Lectures: 2 sessions / week, 1.5 hours / session
One mind: two languages. Our basic focus in this class will be on the linguistic and psycholinguistic underpinnings of the bilingual brain. The human capacity for language is unique and infinite; the multilingual brain/mind is nature's standard.
We will begin the semester with discussions about language and linguistics; we will then continue to understand what it means to "acquire" a new language. How did we acquire our first language(s)? Were we taught English? Japanese? Chinese? Spanish? If so, how did we "learn" so quickly? Is the learning of new subsequent language different from the learning of a first language? Is there a critical period for language learning?
We will consider different models of bilingualism. We will also consider other topics such as code-switching and how it is possible to have grammaticality judgments about code-switches. What are the effects of bilingualism on other domains of human cognition? What do brain imaging studies of the human brain tell us?
During the semester there will be opportunities to observe and conduct original research. We will consider issues concerning bilingualism for bilingual education, language planning and policy among many other topics.
(This is available at the campus bookstore as well as other area bookstores both new and used copies. It is also available for purchase online.)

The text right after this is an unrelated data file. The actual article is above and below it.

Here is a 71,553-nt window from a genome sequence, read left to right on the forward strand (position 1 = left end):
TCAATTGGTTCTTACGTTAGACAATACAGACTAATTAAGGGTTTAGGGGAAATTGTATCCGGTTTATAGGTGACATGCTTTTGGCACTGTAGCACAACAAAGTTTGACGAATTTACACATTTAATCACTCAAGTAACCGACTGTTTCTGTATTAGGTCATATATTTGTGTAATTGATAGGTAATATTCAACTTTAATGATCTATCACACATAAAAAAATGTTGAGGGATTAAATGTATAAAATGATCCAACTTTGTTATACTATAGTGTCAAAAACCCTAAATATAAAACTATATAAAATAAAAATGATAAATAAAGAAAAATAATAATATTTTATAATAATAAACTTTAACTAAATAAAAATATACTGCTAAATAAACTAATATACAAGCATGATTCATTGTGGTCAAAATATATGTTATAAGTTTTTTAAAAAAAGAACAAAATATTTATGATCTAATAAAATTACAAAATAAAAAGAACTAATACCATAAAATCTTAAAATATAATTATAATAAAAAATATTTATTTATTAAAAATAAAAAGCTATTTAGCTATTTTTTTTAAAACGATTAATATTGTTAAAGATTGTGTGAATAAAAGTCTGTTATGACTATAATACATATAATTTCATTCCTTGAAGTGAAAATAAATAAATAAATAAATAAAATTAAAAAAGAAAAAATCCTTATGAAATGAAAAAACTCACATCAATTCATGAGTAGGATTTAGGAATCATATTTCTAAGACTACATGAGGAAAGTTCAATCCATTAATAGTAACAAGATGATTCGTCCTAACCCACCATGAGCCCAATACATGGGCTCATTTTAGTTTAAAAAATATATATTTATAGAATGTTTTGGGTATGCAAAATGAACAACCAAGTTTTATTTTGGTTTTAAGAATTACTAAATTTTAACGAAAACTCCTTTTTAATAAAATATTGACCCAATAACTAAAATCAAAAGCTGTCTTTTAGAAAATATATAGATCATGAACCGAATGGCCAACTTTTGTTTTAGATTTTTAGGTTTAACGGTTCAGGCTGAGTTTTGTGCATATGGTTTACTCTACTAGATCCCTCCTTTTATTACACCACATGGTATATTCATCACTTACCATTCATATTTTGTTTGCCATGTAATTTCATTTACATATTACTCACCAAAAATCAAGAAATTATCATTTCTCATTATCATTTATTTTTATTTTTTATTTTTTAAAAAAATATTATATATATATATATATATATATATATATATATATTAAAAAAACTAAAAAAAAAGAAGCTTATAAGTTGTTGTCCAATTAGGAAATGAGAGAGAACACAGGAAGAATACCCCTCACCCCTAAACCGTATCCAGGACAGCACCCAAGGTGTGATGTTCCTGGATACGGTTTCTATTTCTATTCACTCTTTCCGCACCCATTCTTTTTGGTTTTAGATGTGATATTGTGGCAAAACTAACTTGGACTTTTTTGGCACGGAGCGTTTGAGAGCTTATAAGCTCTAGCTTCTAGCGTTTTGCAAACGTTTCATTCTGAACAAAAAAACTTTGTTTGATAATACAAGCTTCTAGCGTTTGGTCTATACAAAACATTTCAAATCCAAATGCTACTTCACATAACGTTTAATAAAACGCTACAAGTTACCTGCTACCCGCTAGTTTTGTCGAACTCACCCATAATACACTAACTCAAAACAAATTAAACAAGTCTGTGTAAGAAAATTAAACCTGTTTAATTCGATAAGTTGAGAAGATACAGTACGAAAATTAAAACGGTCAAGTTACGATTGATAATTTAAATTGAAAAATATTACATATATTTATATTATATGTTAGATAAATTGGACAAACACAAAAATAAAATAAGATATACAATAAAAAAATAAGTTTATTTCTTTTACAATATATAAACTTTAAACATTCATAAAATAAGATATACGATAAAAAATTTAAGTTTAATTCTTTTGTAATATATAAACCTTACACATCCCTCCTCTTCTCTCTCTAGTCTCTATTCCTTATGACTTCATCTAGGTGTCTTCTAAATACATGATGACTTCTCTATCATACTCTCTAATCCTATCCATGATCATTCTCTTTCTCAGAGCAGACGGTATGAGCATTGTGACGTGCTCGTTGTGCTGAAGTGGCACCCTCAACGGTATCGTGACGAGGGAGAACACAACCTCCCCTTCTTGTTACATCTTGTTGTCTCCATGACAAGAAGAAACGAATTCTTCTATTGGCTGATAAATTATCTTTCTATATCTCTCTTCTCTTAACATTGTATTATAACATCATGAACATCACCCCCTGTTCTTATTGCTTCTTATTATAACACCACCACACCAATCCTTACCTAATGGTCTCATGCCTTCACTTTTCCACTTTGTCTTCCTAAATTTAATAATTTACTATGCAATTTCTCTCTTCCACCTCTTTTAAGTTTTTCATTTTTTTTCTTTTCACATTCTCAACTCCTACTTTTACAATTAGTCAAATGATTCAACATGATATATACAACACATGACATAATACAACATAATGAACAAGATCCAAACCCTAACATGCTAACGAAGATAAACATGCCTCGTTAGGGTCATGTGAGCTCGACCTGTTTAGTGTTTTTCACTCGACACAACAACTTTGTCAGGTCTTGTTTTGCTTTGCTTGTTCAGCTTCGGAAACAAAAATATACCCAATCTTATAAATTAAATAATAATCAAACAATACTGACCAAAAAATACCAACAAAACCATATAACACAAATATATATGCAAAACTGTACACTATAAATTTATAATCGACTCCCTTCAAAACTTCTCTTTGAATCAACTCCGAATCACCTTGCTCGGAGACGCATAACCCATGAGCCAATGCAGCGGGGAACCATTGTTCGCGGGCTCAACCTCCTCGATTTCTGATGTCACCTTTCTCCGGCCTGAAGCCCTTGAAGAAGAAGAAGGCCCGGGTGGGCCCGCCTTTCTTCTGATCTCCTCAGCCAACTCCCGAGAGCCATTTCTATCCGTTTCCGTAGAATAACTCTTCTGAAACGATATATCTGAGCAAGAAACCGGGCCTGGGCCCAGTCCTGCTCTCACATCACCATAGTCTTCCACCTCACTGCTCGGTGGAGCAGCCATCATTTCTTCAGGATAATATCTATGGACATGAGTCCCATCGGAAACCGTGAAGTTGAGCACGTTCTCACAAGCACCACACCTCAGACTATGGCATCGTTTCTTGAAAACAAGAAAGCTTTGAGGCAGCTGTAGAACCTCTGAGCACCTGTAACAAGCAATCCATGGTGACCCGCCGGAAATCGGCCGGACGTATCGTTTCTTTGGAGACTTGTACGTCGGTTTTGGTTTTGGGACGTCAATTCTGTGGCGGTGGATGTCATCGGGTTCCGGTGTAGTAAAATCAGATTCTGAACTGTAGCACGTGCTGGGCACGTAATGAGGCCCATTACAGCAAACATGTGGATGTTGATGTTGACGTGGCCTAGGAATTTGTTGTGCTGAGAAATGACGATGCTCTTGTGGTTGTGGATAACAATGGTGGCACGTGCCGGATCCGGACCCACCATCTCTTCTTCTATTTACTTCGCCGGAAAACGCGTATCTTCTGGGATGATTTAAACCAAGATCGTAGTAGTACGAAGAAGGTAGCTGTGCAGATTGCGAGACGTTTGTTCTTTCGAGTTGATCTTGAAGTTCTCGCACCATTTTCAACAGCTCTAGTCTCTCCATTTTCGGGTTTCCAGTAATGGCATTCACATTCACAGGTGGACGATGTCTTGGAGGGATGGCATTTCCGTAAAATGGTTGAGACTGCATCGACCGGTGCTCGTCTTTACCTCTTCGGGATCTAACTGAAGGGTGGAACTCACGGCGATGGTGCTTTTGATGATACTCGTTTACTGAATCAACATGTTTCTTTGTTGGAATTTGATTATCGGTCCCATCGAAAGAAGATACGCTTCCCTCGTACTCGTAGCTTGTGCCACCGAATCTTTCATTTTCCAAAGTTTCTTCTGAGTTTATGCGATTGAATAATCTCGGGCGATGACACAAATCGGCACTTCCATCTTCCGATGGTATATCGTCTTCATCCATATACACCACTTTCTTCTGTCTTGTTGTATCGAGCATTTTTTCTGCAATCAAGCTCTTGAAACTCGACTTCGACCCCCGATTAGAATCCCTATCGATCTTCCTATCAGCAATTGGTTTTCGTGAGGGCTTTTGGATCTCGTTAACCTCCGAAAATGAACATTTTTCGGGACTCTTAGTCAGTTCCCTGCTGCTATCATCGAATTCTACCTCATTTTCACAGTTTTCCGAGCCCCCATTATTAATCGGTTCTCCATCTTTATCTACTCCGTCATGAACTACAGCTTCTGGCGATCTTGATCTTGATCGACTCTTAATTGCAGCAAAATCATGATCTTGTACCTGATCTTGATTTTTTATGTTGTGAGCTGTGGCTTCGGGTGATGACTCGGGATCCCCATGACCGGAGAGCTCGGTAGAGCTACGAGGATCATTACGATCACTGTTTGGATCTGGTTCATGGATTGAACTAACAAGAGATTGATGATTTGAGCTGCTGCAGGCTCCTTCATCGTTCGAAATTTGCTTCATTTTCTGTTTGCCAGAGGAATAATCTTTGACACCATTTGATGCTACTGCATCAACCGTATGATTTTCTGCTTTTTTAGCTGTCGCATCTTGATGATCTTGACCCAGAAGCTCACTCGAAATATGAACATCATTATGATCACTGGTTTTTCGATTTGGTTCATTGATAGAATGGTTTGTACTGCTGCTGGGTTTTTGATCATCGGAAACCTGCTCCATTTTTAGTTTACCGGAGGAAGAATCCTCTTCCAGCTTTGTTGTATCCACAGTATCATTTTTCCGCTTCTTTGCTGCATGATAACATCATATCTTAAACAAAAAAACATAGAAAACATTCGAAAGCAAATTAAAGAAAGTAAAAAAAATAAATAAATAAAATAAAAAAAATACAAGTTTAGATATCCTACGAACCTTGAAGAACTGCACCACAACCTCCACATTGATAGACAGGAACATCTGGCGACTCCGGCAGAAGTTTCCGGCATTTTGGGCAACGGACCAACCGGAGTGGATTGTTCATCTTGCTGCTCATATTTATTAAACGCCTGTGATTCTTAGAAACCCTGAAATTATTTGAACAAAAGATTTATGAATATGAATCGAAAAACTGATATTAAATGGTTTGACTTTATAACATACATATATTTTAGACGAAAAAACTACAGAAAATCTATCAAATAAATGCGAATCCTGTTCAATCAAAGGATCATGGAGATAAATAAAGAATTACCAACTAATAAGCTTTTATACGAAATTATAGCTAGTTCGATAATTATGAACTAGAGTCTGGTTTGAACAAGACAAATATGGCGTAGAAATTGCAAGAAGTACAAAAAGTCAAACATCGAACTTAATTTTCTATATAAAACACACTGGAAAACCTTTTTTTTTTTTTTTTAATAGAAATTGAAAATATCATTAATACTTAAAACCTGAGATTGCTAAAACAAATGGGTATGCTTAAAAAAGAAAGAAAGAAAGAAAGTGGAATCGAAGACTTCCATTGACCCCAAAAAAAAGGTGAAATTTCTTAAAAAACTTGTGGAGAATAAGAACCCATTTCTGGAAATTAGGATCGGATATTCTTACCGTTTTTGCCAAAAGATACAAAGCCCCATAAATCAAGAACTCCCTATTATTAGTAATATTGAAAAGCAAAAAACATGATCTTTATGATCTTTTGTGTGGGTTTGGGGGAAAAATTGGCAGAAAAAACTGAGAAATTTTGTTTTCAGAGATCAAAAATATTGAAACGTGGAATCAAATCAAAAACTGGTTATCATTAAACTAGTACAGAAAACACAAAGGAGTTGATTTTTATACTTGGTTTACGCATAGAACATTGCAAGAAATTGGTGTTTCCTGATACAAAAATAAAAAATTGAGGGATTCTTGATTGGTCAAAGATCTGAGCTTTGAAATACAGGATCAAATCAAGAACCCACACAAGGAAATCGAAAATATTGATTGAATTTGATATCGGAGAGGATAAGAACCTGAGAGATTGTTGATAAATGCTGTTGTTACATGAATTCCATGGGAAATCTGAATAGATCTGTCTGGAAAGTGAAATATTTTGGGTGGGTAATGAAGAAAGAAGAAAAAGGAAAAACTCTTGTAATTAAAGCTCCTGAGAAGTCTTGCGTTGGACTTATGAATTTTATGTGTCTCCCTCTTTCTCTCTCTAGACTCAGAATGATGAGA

Additional readings are available in the readings section.
Students must do all the assigned readings before class. This class will be run as a seminar in which everyone participates and contributes his/her ideas, conjectures, hypotheses and/or observations. This will not be a standard lecture class in which the instructor lectures to the class and the class takes notes.
There will be short weekly assignments that are due on the day specified on the syllabus. These assignments will ask you to consider what you have read for the class and to react to (rather than summarize) what you have read.
Late work is unacceptable since your assignments are designed to feed directly into discussions and other class activities.
This class is a CI-H. What does this mean? One thing it means is that we take your ability to write very seriously. You will have lots of opportunities to write in this class. Each weekly assignment will involve writing. Your final project will also provide ample opportunity for extended prose as well as practice in editing and revision.
Each of your assignments will be commented on both in terms of what you have written as well as how you have written it. We will work with you throughout the semester to help you develop good writing practices. Lots of time and attention will be devoted to this aspect of the class. Please take advantage of all of these opportunities.
Each student must lead a class discussion at least once during the semester. Guidelines about how you will do this will be provided. The topic you choose for this discussion should be related to your final project.
This will consist of a 8-12 page study/report that you will develop over the course of the semester. The project will be divided up such that you will first submit a proposal. We will discuss the proposal together. After this, you will then revise and resubmit this proposal for approval for the project.
Topics and the schedule of development will be discussed in further detail at the second class meeting.